Thursday, April 29, 2010
On Saturday April 17, 2010 a group of students went to the garden to double-dig more beds and have a potluck after. Double-digging helps loosen the soil and provide structure. Many of the students were in the group Students for Sustainability but there were also students who came out from hearing about the event. We all worked together to start double digging beds in the area of the garden where there were not any. It was hard work because the ground was so solid and hard to turn. We tried to wet the soil to loosen it up, but even that did was not helpful enough for one bed. We had to use many instruments to double-dig and by the end we had made a more than a few new beds.
The process for double-digging can be tricky and hard to follow. To start the double digging, we would try and remove the weeds growing in the area we wanted the bed to be. Once we removed the weeds, we measured about a foot wide of the bed and removed the soil and put it in the wheelbarrow. Then we would dig beside that first foot, which was empty, and put the soil we were digging, in the first area we dug. We turned the soil and added compost to it. Then we would dig beside the area we had just dug and put that soil in the previous, empty area and turn the soil and put compost in. We did this until the entire bed had been completely dug up and formed.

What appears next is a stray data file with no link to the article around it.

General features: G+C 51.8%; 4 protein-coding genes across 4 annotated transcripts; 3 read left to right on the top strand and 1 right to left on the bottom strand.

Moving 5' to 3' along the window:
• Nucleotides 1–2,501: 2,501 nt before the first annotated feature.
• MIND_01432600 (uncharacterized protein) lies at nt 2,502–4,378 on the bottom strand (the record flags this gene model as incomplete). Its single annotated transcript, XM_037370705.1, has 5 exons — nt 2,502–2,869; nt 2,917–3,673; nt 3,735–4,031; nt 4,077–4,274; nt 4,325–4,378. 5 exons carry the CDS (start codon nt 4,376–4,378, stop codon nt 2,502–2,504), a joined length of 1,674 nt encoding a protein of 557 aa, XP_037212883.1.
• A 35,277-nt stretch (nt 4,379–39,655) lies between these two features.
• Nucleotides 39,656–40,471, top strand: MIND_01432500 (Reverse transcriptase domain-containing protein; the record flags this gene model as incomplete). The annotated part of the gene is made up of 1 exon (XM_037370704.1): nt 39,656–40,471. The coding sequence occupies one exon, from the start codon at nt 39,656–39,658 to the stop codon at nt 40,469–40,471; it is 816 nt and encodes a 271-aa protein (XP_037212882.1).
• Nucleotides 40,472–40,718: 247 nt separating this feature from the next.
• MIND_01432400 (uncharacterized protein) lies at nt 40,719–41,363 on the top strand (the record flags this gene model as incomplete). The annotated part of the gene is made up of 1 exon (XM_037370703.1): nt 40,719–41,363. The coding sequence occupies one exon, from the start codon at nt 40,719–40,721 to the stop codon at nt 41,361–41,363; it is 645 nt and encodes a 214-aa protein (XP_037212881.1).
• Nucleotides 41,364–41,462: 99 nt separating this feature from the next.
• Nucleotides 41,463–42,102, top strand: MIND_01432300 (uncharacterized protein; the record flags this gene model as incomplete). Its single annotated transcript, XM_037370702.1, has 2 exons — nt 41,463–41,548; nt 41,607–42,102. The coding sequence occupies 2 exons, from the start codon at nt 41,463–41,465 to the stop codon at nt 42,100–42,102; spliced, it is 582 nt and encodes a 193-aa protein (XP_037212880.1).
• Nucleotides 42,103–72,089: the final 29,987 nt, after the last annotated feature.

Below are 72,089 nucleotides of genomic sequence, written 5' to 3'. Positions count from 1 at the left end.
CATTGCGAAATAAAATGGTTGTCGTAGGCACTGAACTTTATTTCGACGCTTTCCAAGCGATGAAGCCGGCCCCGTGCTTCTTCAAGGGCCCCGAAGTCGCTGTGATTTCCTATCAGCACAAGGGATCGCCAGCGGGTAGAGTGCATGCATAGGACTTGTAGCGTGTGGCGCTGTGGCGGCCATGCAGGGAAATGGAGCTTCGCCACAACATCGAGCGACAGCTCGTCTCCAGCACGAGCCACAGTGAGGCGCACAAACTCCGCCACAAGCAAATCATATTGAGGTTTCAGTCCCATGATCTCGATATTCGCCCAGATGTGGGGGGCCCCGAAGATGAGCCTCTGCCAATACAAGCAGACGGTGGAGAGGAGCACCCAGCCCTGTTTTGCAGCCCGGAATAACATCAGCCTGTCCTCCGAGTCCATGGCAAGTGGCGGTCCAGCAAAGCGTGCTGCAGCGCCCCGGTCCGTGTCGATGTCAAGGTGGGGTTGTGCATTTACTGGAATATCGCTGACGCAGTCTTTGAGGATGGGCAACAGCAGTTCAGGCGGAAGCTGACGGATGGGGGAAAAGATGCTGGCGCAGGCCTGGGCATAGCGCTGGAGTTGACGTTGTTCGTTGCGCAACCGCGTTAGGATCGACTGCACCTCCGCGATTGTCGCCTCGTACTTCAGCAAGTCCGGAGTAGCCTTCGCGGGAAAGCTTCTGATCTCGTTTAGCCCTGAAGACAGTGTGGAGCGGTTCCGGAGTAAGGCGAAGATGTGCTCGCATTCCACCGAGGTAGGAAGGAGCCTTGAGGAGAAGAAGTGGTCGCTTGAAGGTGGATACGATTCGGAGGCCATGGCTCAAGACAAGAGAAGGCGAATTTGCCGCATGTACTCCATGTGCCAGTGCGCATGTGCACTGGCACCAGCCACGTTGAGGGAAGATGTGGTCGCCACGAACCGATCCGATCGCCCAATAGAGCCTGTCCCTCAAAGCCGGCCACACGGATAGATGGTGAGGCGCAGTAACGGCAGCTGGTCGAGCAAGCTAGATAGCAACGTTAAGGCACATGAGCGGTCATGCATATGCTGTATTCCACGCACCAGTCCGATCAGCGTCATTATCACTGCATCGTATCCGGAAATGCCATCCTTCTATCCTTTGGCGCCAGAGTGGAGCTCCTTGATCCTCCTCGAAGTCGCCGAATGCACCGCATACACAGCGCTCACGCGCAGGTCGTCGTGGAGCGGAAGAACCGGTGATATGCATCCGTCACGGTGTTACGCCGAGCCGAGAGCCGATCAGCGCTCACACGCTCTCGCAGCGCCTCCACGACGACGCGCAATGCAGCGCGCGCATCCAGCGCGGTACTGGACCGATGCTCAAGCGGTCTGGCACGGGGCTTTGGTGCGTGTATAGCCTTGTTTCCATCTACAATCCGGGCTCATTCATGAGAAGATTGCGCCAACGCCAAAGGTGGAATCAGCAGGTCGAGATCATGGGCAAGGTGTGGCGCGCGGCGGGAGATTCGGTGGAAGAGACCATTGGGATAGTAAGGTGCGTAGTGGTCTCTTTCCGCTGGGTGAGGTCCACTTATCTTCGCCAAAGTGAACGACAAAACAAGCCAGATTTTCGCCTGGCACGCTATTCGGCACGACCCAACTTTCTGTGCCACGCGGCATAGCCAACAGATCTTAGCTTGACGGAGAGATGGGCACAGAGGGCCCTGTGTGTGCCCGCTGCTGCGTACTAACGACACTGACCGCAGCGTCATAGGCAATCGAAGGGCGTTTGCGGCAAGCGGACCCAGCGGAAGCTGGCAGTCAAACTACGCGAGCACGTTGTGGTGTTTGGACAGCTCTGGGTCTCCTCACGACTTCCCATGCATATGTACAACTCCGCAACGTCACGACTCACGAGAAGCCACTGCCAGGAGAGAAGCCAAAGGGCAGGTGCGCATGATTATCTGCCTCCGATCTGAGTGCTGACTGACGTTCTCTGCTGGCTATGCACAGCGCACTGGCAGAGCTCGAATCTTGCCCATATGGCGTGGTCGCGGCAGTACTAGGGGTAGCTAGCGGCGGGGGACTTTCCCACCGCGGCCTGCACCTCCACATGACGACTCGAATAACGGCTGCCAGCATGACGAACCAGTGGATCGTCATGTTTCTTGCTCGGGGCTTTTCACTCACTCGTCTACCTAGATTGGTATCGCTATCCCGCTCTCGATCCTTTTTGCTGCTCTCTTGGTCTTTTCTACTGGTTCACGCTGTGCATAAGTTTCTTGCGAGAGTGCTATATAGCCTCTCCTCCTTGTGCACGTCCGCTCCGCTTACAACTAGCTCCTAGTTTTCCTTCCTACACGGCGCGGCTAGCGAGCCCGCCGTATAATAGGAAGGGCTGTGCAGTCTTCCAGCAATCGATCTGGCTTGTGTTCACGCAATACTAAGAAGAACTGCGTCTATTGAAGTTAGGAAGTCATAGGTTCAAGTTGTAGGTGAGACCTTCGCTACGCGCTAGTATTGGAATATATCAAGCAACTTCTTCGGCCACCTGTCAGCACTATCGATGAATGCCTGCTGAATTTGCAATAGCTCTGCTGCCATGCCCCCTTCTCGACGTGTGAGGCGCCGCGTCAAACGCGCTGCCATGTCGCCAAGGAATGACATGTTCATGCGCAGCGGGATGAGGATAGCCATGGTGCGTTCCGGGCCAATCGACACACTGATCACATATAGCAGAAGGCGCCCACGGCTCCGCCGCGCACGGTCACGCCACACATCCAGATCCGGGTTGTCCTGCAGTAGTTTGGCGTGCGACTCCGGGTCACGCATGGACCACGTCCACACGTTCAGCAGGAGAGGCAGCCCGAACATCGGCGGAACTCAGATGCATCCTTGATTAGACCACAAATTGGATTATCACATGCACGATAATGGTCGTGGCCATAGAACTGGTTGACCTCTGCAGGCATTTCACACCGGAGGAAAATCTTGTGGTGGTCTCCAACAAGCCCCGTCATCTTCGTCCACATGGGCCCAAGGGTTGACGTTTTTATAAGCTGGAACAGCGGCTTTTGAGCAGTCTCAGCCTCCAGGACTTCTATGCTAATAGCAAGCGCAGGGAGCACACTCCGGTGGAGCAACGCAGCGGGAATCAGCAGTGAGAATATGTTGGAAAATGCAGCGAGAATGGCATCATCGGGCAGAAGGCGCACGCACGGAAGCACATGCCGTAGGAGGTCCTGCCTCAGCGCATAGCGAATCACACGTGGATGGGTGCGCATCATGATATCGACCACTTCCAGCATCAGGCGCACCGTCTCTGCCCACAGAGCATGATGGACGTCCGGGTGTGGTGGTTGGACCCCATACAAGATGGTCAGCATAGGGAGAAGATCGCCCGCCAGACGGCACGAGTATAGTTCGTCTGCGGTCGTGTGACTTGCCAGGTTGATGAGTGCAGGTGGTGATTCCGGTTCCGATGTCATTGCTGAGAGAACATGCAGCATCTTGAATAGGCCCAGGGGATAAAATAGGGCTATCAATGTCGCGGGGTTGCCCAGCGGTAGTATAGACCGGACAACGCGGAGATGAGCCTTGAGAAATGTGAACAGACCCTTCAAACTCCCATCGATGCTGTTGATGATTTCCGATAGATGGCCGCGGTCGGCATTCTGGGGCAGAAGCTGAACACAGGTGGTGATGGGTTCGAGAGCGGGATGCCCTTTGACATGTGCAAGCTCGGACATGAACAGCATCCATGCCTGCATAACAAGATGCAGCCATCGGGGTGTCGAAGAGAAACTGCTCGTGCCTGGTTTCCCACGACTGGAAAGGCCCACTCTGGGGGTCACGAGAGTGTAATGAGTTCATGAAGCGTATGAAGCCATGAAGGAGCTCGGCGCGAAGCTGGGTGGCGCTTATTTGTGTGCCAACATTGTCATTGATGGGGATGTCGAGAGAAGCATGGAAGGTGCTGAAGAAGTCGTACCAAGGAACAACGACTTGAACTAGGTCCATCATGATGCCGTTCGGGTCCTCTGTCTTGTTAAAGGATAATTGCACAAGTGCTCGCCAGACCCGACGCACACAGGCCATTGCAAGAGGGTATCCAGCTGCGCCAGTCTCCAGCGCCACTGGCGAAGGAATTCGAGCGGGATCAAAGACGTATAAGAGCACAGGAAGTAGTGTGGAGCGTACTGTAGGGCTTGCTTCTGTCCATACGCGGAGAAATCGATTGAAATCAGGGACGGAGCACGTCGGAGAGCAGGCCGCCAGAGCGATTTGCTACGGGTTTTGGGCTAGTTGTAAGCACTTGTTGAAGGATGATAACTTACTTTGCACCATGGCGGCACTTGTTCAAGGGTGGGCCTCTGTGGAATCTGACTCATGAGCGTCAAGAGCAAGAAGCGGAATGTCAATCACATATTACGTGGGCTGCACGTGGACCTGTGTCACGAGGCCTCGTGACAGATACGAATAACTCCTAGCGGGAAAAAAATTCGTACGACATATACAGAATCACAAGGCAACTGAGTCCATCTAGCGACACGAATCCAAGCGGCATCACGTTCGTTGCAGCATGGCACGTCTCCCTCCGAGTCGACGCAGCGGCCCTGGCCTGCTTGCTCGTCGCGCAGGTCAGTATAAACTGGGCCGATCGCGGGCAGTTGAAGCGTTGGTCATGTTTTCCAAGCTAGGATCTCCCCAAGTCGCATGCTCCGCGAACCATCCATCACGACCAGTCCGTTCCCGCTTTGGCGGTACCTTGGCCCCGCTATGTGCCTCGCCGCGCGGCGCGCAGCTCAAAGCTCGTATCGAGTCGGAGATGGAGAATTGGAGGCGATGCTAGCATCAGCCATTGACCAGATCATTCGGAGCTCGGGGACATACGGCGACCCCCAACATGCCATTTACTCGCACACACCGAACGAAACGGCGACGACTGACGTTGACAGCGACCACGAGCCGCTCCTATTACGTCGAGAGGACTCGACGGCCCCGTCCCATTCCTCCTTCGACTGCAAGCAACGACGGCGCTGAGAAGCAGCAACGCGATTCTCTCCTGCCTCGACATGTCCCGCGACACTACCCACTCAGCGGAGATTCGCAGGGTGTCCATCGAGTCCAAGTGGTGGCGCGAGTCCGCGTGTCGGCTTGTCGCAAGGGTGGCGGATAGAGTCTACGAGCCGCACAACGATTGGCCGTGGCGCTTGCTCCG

In these new beds, we are planning on putting in more tomatoes, herbs, watermelons, and flowers.
Afterwards we all enjoyed delicious food like home-made hummus Nicole Ortega made, guacamole with half-cherry tomatoes made by Matthew Bush, a pasta dish from Camille Perret, and chips and drinks. It was a very hot afternoon, but having a group to work together really helped get more accomplished.
With this event we also found more students who wanted to be involved with the garden and join Students for Sustainability. Some of the new students did not know how to even get to the Arboretum and had never heard of Students for Sustainability. Having events like this, opens the door of opportunity for students to find out and get involved in the garden which is why it is important to have these events.
This is the bed that was the hardest to dig up because the soil was so clay-like. Even the addition of water did not help to loosen it up.